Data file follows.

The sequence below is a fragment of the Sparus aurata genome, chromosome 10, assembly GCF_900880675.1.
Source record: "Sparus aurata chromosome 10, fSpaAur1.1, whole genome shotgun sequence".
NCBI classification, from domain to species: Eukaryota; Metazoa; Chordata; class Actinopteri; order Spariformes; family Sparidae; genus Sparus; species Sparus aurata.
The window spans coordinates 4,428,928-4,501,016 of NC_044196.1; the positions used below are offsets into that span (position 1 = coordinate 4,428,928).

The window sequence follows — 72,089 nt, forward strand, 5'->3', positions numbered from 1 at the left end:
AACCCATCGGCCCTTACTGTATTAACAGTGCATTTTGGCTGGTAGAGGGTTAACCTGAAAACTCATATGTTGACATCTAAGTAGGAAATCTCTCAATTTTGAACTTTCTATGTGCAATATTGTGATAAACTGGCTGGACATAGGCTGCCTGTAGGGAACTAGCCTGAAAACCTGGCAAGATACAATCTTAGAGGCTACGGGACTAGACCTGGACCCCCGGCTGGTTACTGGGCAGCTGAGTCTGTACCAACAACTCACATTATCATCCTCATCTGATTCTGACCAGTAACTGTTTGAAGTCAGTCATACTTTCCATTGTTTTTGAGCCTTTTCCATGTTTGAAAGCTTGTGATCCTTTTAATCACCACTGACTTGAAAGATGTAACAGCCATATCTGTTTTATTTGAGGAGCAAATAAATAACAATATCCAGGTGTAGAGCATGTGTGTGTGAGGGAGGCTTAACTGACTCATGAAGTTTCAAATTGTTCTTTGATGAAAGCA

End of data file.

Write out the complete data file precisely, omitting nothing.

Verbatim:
The sequence below is a fragment of the Sparus aurata genome, chromosome 10, assembly GCF_900880675.1.
Source record: "Sparus aurata chromosome 10, fSpaAur1.1, whole genome shotgun sequence".
NCBI classification, from domain to species: Eukaryota; Metazoa; Chordata; class Actinopteri; order Spariformes; family Sparidae; genus Sparus; species Sparus aurata.
The window spans coordinates 4,428,928-4,501,016 of NC_044196.1; the positions used below are offsets into that span (position 1 = coordinate 4,428,928).

The window sequence follows — 72,089 nt, forward strand, 5'->3', positions numbered from 1 at the left end:
AACCCATCGGCCCTTACTGTATTAACAGTGCATTTTGGCTGGTAGAGGGTTAACCTGAAAACTCATATGTTGACATCTAAGTAGGAAATCTCTCAATTTTGAACTTTCTATGTGCAATATTGTGATAAACTGGCTGGACATAGGCTGCCTGTAGGGAACTAGCCTGAAAACCTGGCAAGATACAATCTTAGAGGCTACGGGACTAGACCTGGACCCCCGGCTGGTTACTGGGCAGCTGAGTCTGTACCAACAACTCACATTATCATCCTCATCTGATTCTGACCAGTAACTGTTTGAAGTCAGTCATACTTTCCATTGTTTTTGAGCCTTTTCCATGTTTGAAAGCTTGTGATCCTTTTAATCACCACTGACTTGAAAGATGTAACAGCCATATCTGTTTTATTTGAGGAGCAAATAAATAACAATATCCAGGTGTAGAGCATGTGTGTGTGAGGGAGGCTTAACTGACTCATGAAGTTTCAAATTGTTCTTTGATGAAAGCA